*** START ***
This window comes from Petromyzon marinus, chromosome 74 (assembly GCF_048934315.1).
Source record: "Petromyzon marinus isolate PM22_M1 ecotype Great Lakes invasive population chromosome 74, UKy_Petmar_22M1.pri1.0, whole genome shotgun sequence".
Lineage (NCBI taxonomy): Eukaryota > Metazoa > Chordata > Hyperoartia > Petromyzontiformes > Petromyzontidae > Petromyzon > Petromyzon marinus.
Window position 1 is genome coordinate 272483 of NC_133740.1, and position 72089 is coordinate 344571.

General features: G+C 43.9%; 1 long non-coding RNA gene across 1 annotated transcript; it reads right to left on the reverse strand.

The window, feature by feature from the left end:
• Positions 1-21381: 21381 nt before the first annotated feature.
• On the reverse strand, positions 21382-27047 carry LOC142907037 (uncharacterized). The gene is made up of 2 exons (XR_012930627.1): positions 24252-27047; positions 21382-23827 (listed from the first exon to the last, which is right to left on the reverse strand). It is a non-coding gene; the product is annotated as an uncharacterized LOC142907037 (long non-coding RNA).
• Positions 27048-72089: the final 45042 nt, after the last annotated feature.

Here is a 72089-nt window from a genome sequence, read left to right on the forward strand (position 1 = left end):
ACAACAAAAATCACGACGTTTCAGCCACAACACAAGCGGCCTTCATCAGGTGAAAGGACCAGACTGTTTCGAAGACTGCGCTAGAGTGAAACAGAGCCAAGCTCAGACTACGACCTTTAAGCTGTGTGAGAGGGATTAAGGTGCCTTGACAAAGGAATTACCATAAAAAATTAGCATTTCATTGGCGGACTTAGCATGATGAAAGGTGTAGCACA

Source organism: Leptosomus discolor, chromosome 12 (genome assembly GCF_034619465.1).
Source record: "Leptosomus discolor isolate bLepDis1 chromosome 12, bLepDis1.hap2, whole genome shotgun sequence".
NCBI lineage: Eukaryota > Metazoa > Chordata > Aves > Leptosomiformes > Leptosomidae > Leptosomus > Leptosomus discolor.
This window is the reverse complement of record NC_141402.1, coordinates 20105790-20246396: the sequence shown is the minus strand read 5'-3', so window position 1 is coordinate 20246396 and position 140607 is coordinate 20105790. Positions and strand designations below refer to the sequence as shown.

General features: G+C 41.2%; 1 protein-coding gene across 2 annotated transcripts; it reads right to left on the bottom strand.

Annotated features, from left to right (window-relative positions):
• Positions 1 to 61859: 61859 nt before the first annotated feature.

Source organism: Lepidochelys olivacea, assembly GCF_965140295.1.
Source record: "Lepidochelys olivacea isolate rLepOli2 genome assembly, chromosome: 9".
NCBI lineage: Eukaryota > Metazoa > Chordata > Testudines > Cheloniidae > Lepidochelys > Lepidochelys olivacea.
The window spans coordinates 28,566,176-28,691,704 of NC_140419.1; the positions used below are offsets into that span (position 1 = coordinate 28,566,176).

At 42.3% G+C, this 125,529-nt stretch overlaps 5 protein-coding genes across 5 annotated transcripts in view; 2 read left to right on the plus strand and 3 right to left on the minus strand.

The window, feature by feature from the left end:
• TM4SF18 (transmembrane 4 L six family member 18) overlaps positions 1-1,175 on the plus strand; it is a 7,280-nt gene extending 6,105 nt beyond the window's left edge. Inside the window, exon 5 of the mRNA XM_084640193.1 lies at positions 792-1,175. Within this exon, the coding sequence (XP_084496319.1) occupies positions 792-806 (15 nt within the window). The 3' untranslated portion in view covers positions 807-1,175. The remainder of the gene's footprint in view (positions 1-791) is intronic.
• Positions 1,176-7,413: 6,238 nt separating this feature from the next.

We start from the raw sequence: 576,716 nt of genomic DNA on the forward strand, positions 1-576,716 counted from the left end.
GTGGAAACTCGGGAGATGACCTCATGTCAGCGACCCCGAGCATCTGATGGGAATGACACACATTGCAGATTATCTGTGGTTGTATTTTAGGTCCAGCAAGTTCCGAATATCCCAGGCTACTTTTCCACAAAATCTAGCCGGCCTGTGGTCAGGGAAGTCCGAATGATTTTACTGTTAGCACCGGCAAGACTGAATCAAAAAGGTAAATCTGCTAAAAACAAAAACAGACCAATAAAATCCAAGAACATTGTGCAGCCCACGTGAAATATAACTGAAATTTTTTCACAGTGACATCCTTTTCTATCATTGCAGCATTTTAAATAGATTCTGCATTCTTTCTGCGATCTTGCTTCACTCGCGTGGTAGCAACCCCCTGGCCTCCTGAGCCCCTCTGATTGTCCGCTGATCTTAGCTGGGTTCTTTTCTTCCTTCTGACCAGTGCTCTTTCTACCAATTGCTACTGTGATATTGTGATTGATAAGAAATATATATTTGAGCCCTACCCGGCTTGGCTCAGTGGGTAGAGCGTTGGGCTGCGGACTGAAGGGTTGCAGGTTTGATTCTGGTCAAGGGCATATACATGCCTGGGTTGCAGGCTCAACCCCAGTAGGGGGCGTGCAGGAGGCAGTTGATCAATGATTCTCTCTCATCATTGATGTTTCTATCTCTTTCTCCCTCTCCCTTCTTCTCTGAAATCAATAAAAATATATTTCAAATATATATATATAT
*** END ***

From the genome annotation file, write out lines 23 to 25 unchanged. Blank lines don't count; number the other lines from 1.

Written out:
At 42.3% G+C, this 125,529-nt stretch overlaps 5 protein-coding genes across 5 annotated transcripts in view; 2 read left to right on the plus strand and 3 right to left on the minus strand.

The window, feature by feature from the left end:
• TM4SF18 (transmembrane 4 L six family member 18) overlaps positions 1-1,175 on the plus strand; it is a 7,280-nt gene extending 6,105 nt beyond the window's left edge. Inside the window, exon 5 of the mRNA XM_084640193.1 lies at positions 792-1,175. Within this exon, the coding sequence (XP_084496319.1) occupies positions 792-806 (15 nt within the window). The 3' untranslated portion in view covers positions 807-1,175. The remainder of the gene's footprint in view (positions 1-791) is intronic.